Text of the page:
At a Mar. 8 board of trustees meeting to review the request, the district staff explained that the top of the levee is wider than usual in this area — about 20 feet – due to the 1986 repairs, and could safely accommodate an 8-foot-wide paved path and unpaved shoulders on each side. Staff confirmed that adding the paved trail would not weaken the levee or interfere with the operation of maintenance equipment.

Click here to read the staff report that recommends granting an exception to the district’s recreational trails policy.

On Mar. 29, the board will consider the narrow question of whether the proposed levee-top location for the trail is eligible for an exception to the district’s policy. The board does not have authority to dictate details of the trail’s design or operation or to evaluate the trail’s impacts on plant and animal species or the privacy or security needs of nearby residents.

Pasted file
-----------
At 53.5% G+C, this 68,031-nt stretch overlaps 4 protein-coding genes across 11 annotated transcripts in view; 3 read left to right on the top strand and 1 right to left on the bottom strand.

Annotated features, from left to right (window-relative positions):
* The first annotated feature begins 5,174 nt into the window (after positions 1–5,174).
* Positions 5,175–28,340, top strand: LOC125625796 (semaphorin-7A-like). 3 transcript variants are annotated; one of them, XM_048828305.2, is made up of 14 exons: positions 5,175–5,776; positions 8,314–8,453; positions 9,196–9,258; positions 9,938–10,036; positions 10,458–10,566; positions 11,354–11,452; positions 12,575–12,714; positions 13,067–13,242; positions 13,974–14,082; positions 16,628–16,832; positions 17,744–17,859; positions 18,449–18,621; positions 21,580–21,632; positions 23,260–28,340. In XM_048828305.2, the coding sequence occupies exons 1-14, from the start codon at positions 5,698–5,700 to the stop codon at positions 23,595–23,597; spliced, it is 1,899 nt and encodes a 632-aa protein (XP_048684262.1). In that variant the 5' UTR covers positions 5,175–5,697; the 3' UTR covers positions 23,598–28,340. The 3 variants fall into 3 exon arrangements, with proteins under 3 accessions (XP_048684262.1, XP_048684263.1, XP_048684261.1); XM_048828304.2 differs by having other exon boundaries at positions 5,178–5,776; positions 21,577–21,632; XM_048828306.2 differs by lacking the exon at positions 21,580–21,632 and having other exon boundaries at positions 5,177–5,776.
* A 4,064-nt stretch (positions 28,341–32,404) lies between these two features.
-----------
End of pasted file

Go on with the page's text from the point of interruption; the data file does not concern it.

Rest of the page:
For the past 50 years the top of the levee through River Park has been heavily used by River Park residents and others for walking, dog-walking, running and biking.

Phase I of the Two Rivers Trail was built on the levee top between Tiscornia Park and the Highway 160 bridge in the River District, where — like River Park — there is no place for the trail at the toe of the levee. The district also accommodates paved trails on the levee top next to the Sac State campus south of H Street and just north of Del Paso Blvd. in North Sacramento.

Existing Two Rivers Trail on the levee in the River District near I-5
Levee-top trail next to Sac State, south of H Street
The Sacramento Northern Bike Trail runs on the levee for a short distance north of Del Paso Blvd. in North Sacramento

SABA’s position

We support the district staff’s recommendation to grant an exception to the district’s recreational trails policy to allow the City to build and maintain the Two Rivers Trail atop of levee in this area.

We agree with district staff’s analysis of the district’s policy and its conclusion that the City of Sacramento has demonstrated why building the trail anywhere but atop the levee is infeasible.

What you can do

Send a brief email to Tim Kerr, general manager of the American River Flood Control District, at to express your support for the staff recommendation to make an exception to the district’s recreational trails policy for this project.